Animalia > Chordata > Mammalia > Cetacea > Delphinidae > Pseudorca > Pseudorca crassidens
 

Pseudorca crassidens (False Killer Whale)

Synonyms: Orca destructor; Orca meridionalis; Phocaena crassidens; Pseudorca meridionalis
Language: Spanish

Wikipedia Abstract

The false killer whale (Pseudorca crassidens) is a cetacean, and the third-largest member of the oceanic dolphin family (Delphinidae). It lives in temperate and tropical waters throughout the world. As its name implies, the false killer whale shares characteristics, such as appearance, with the more widely known killer whale. Like the killer whale, the false killer whale attacks and kills other cetaceans, but the two species do not belong to the same genus.
View Wikipedia Record: Pseudorca crassidens

EDGE Analysis

Uniqueness Scale: Similiar (0) 
5
 Unique (100)
Uniqueness & Vulnerability Scale: Similiar & Secure (0) 
-1
 Unique & Vulnerable (100)
ED Score: 11.2

Attributes

Gestation [2]  1 year 2 months
Litter Size [2]  1
Litters / Year [2]  0.1
Maximum Longevity [2]  63 years
Speed [4]  11.185 MPH (5 m/s)
Water Biome [1]  Pelagic, Coastal
Weaning [2]  2 years
Adult Weight [2]  1,649.066 lbs (748.00 kg)
Diet [3]  Carnivore (Invertebrates), Carnivore (Vertebrates), Piscivore
Diet - Endothermic [3]  10 %
Diet - Fish [3]  30 %
Diet - Invertibrates [3]  60 %
Forages - Marine [3]  100 %
Female Maturity [2]  9 years 6 months
Male Maturity [2]  18 years 6 months

Protected Areas

Prey / Diet

Prey / Diet Overlap

Consumers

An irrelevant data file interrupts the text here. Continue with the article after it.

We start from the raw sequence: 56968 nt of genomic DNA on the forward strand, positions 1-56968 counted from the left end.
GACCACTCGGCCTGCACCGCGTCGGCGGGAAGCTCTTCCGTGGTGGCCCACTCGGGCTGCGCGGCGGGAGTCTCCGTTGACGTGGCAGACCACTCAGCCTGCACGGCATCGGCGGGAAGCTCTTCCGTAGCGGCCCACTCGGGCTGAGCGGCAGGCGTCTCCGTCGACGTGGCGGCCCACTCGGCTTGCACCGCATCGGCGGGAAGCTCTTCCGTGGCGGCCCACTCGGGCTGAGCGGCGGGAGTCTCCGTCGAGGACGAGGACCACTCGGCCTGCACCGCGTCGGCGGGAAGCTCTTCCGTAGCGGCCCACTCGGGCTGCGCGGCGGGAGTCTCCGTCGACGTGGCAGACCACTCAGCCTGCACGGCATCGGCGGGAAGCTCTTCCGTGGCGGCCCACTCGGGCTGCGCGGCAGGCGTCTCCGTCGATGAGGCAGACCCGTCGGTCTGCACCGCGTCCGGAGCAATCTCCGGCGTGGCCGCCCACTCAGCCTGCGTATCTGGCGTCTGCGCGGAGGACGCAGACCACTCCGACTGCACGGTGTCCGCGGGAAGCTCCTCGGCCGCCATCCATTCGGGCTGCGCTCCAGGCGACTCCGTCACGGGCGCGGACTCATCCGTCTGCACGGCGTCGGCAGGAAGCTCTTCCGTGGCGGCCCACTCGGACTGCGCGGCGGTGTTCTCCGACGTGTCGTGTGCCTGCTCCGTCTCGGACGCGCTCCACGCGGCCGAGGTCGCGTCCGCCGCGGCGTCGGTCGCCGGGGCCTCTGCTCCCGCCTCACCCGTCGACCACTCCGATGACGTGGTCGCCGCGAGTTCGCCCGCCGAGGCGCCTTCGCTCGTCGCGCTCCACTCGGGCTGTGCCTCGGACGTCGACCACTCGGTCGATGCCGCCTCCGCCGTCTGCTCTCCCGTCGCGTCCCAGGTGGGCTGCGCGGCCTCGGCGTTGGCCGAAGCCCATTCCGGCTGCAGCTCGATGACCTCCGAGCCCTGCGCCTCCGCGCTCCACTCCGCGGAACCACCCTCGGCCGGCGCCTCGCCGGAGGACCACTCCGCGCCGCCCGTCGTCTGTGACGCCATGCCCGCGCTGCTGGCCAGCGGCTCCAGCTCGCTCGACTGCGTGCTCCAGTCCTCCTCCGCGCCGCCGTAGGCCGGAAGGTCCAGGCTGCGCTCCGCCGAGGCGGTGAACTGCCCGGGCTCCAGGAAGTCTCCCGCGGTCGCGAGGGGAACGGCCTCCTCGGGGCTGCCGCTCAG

Institutions (Zoos, etc.)

    Maps
Institution Infraspecies / Breed 
Baiji Dolphinarium, Inst. of Hydrobiol

Range Map

Distribution

East Pacific; Eastern Atlantic Ocean; Indo-West Pacific; Western Atlantic Ocean;

External References

Photos

Citations

Attributes / relations provided by
1Myers, P., R. Espinosa, C. S. Parr, T. Jones, G. S. Hammond, and T. A. Dewey. 2006. The Animal Diversity Web (online). Accessed February 01, 2010 at animaldiversity.org
2de Magalhaes, J. P., and Costa, J. (2009) A database of vertebrate longevity records and their relation to other life-history traits. Journal of Evolutionary Biology 22(8):1770-1774
3Hamish Wilman, Jonathan Belmaker, Jennifer Simpson, Carolina de la Rosa, Marcelo M. Rivadeneira, and Walter Jetz. 2014. EltonTraits 1.0: Species-level foraging attributes of the world's birds and mammals. Ecology 95:2027
4Pseudorca crassidens, Pam J. Stacey, Stephen Leatherwood, and Robin W. Baird, MAMMALIAN SPECIES No. 456, pp. 1-6 (1994)
5Jorrit H. Poelen, James D. Simons and Chris J. Mungall. (2014). Global Biotic Interactions: An open infrastructure to share and analyze species-interaction datasets. Ecological Informatics.
6CephBase - Cephalopod (Octopus, Squid, Cuttlefish and Nautilus) Database
7Stenella attenuata, William F. Perrin, MAMMALIAN SPECIES No. 683, pp. 1–8 (2001)
8Gibson, D. I., Bray, R. A., & Harris, E. A. (Compilers) (2005). Host-Parasite Database of the Natural History Museum, London
Protected Areas provided by Biological Inventories of the World's Protected Areas in cooperation between the Information Center for the Environment at the University of California, Davis and numerous collaborators.
Natura 2000, UK data: © Crown copyright and database right [2010] All rights reserved. Ordnance Survey Licence number 100017955
Specially protected natural territories of the Russian Federation, Ministry of Natural Resources and Environment of the Russian Federation
Abstract provided by DBpedia licensed under a Creative Commons License